This is the perfect excuse to tell one of my New Orleans being New Orleans stories.
I went to college in New Orleans, and years later I returned for Jazz Fest with a friend I didn’t go to college with. New Orleans has this way of feeling nostalgic even if you didn’t live there. I was fighting a lot of the time the feeling of deja vu all over again, to the point that I was very deliberately not doing things I’d done in college to avoid the disturbing feeling of traveling back in time.
One night my friend took me to one of her friends’ homes. It was, of course, on Fountainebleau Drive, which is one of the more famous streets in Uptown - a street I’d been on many times in college as there was a famous party house there rented by several really cute boys I knew (“the house of good looking men,” my roommate and I had dubbed it). I’d dated one of the guys for a month during Mardi Gras, so I’d been on Fountainbleau a lot. So much for not doing things I’d done back in the day.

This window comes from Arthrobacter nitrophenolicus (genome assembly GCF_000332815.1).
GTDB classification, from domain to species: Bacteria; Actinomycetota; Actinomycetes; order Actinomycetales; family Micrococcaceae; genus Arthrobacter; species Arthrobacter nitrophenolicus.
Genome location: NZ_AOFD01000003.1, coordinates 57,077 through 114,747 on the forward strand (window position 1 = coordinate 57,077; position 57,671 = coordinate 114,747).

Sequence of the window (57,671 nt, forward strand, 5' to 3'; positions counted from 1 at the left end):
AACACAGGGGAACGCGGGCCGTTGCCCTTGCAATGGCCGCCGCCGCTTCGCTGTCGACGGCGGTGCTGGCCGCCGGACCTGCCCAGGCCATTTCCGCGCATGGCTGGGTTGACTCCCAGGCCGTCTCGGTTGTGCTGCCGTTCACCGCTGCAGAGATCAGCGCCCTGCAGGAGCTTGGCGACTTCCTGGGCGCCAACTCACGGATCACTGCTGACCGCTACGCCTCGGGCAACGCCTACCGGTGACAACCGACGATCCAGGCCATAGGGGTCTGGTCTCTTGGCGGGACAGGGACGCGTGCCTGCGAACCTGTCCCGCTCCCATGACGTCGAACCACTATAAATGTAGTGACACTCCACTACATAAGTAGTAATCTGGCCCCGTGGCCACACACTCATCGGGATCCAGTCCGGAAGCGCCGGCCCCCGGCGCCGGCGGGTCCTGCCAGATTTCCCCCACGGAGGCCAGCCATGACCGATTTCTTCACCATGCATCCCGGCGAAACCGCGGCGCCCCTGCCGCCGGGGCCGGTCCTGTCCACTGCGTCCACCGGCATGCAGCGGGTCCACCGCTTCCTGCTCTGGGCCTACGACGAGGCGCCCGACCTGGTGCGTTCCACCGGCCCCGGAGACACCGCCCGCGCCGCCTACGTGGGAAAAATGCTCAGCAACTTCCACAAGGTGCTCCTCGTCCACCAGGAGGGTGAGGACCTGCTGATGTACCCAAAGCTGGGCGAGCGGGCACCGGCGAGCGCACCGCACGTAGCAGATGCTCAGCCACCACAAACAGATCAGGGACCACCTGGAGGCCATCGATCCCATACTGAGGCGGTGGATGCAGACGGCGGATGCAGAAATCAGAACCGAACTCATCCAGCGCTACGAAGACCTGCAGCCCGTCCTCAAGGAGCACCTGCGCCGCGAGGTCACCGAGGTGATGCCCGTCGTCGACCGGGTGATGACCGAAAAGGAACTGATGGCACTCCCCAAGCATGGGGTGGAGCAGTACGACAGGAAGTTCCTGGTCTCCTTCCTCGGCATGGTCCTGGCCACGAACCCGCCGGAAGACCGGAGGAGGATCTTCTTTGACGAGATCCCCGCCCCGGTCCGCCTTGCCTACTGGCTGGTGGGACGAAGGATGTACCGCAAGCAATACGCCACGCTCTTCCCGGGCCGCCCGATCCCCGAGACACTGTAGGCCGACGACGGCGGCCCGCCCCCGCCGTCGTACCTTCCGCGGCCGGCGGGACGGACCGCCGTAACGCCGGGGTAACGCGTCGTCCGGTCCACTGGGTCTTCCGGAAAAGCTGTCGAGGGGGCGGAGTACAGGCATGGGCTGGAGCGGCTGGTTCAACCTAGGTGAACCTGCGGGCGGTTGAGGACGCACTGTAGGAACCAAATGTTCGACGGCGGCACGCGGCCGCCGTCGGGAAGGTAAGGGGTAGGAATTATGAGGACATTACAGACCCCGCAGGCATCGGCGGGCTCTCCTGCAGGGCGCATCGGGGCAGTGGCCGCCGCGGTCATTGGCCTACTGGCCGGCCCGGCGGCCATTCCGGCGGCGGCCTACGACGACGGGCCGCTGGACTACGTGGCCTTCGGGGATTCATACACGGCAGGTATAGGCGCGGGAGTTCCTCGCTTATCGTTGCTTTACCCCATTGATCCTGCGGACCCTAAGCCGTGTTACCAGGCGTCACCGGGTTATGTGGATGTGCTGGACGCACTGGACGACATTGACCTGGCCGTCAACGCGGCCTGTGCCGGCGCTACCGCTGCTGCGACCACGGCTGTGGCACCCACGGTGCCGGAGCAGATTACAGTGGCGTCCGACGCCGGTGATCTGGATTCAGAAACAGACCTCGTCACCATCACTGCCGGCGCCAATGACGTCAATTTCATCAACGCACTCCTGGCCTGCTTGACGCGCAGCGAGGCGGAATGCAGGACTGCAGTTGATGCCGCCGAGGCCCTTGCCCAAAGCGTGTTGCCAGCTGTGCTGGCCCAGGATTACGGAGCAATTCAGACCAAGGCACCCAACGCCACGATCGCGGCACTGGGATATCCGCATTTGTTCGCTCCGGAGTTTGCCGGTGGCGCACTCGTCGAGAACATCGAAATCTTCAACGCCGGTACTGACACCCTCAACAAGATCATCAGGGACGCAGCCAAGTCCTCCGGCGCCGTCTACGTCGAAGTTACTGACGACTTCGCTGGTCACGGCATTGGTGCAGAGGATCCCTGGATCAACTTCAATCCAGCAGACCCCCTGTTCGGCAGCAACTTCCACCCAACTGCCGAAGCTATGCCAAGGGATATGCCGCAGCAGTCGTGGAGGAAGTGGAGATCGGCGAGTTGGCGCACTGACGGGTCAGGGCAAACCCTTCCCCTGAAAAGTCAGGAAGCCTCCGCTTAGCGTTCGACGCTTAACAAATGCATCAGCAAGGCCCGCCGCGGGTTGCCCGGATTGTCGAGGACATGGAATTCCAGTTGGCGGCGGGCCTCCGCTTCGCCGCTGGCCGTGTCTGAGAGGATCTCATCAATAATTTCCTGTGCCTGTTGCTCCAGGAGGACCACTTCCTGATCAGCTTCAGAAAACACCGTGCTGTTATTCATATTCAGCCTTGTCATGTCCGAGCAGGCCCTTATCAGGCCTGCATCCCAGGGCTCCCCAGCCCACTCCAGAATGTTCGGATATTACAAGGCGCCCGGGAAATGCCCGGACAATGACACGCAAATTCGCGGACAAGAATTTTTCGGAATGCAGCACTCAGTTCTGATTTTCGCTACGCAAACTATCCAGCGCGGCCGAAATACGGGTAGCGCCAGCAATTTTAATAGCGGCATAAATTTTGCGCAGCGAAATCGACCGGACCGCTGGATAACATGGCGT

Some pics of that neighborhood, sadly many now have FEMA trailers in the yard.
We go to the house and we are sitting on their big front porch with fans swirling overhead eating steamed artichokes and remoulade sauce with the home owners, this couple that’s about our age. We were also drinking some damn fine sazeracs which the husband had made for us - his specialty.
The man works as a PI and he had previously run a small, traveling circus. He told us that one of the reasons that he was good at being a PI was that in his line of work, you occasionally just had to punch someone and back in his circus days, he had learned that it was expected that when someone ran away or acted up the manager was supposed to beat that person up. So, he got good at randomly beating people up.
The guy had fallen down a stairwell about 10 stories once when the doors to an elevator had opened but the elevator was not there. Ever since he had had problems with being confused. It sounded like a terrible, traumatic experience.